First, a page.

With our credentials we received a booklet called "The Inside Story" - complete with environmentally friendly press kit on a flash drive - about positive changes taking place in the region. We also received a "Media Transit Pass" good for free rides on Port Authority buses, the T light rail system and the Monongahela Incline from Sept. 21-27.
Walking along the streets of Pittsburgh outside the Convention Center, one sees stacks of steel grates to be used as barricades around the security perimeter. Some Apache helicopters could be seen circling the area this morning, but not exactly a heavy security presence quite yet.
The people of Pittsburgh seem to be holding their collective breath a little. We're all a bit relieved that the G-20 is finally here, although I know some people are sick of hearing about it. Sorry folks, but we will soon be the center of the world's attention, whether we like it or not, so why not make the most of it?
"While the media throws fat on the fire and ensures that the fear festers, I find myself excited and unafraid," writes my friend Eve Picker in her great blog, Utterly Opinionated. "Here is an opportunity to be seized. While hosting the G-20 Summit may not markedly change Pittsburgh’s slow and steady transformation, it might ignite something. The world will be watching and they will not see what they have been expecting to see."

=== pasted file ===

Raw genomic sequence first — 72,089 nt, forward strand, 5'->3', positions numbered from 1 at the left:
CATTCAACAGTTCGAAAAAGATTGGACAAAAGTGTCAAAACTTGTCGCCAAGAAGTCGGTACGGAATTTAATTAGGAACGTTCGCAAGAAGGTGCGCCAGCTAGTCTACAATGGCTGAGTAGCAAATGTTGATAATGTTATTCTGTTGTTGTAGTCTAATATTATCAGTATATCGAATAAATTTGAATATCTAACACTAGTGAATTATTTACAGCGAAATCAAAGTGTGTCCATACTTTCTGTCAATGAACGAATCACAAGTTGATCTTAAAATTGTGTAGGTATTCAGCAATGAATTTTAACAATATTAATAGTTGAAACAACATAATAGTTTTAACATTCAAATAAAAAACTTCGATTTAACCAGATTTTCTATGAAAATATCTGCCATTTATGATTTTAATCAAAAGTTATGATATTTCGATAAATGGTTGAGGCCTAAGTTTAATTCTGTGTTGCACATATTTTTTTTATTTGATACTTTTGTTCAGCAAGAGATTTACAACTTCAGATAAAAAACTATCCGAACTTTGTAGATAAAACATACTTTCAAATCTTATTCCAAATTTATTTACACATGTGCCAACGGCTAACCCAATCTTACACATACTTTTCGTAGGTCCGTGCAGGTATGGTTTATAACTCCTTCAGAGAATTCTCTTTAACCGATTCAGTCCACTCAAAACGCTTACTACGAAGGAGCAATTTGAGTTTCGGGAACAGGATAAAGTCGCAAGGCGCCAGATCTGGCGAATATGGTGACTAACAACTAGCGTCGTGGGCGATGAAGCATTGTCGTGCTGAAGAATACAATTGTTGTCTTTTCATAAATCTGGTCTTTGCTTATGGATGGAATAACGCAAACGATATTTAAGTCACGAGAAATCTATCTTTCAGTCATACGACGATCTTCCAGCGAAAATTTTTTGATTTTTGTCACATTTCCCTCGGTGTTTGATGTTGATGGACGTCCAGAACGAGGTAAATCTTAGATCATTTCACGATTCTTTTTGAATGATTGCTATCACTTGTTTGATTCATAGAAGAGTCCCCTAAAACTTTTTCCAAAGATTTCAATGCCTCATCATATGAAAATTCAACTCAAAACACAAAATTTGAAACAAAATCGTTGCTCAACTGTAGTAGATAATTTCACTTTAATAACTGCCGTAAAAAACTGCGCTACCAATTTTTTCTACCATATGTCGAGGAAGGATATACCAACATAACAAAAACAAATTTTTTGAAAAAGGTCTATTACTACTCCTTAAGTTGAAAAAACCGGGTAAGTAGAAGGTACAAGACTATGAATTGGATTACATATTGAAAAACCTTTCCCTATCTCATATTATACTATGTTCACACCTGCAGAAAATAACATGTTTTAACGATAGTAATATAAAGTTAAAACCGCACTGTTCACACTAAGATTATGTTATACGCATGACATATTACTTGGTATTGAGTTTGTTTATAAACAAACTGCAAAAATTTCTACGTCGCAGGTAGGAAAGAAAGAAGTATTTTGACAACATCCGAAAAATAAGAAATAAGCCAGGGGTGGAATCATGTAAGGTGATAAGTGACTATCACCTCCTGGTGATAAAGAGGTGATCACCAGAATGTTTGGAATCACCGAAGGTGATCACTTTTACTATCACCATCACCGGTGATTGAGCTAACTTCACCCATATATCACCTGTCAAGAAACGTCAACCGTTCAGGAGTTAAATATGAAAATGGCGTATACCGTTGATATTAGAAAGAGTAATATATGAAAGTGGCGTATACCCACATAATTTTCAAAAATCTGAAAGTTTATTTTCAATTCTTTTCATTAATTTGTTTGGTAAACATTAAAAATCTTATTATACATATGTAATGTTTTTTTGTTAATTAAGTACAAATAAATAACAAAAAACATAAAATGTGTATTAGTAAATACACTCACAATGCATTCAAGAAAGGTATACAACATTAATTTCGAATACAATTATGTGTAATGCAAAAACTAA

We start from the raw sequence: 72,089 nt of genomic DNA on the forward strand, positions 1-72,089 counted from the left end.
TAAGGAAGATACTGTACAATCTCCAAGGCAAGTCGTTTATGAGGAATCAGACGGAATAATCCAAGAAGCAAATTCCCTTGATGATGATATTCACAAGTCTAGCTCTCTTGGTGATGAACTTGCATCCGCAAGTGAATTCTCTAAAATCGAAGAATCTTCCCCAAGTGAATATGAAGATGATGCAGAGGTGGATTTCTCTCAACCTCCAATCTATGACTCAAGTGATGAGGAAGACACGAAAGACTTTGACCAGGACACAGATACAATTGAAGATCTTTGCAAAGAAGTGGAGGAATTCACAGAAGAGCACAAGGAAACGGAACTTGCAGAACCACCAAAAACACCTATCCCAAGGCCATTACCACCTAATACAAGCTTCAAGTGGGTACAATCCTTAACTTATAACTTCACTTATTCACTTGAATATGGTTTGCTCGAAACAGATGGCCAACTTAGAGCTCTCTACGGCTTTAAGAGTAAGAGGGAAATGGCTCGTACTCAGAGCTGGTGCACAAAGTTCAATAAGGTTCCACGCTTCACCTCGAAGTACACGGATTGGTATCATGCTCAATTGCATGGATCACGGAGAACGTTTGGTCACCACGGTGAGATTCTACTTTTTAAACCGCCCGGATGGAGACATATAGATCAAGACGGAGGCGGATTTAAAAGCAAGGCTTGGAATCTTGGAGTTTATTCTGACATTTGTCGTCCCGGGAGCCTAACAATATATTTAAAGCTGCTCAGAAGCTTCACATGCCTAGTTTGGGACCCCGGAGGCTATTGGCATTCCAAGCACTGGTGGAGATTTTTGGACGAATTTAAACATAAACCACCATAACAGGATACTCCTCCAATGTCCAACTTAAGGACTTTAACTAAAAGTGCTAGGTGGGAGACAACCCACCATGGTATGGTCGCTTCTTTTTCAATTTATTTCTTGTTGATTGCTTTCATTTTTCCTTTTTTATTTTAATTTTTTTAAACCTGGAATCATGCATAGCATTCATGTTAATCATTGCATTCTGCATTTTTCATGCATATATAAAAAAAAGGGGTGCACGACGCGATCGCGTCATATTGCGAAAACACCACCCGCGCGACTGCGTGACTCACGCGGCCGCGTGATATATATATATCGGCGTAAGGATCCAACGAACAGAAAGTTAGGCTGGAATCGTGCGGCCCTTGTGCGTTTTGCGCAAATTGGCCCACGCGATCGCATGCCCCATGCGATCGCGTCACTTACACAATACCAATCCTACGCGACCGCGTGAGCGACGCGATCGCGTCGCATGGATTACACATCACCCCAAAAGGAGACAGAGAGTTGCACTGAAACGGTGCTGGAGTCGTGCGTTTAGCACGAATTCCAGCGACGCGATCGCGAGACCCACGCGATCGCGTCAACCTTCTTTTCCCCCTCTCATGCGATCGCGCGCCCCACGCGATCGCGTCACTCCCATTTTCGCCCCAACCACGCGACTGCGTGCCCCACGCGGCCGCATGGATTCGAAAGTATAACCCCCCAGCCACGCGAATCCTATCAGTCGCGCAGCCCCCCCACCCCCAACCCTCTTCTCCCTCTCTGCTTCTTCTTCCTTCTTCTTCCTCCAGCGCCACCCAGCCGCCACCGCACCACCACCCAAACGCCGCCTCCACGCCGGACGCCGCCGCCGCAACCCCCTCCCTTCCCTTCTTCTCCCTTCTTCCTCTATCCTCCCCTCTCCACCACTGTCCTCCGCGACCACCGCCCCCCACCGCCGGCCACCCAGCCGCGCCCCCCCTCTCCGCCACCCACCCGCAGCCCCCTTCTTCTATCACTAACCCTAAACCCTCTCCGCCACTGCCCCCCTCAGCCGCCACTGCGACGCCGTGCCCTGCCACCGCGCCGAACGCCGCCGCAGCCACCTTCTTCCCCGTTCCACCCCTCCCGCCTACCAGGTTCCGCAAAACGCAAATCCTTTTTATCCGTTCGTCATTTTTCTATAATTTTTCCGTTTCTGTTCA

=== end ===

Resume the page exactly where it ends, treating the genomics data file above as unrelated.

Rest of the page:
Another friend, Brian O'Neill of the Pittsburgh Post-Gazette, wrote a nifty column on Sunday about preparations for the big event. He studies the history of big events in Pittsburgh, and points out that, one way or another, we've survived them all. The message I take from his words is simple: Relax.
I had to chuckle when Brian quoted his own financial adviser, Joe Hadobas, who provided this spin on the upcoming events:
"We have a term for anarchists on Wall Street: investment bankers. Both are defined in this manner: Willful destroyers of other people's property; people acting without regard to their actions; people who serve no obvious social utility; people whose sole focus is self-interest masquerading as serving a greater good; people who scoff at rules and regulations.''
Added Mr. O'Neill (as he would be called in his own publication), "It's a toss-up who's capable of more damage, the folks in suits or the ones in black T-shirts, but both should be well represented this week."
Lots of people and lots of points of view will be represented in Pittsburgh this week. Many of them are here already. Look elsewhere on this blog for links to news media coverage from around the world.
In the interest of full disclosure, I am not from Pittsburgh, although my son was born here 20 years ago, which I have been told makes me an honorary citizen. I have lived in several large cities, and I've visited many more in my 53 years, and I tell everyone that Pittsburgh offers nice reminders of all of them, but with less traffic and lower cost of living.
Since we really can't control who will come, or what they will say, it's my opinion that we should just keep an open mind and make the most of what promises to be a lot of attention for this city.
After all, we do have a little control over what people will think of Pittsburgh after they leave. Let's hope they think of us as people who are open to new ideas because new ideas can help make things better for us all. Just my opinion.
- Thomas Buell, Jr.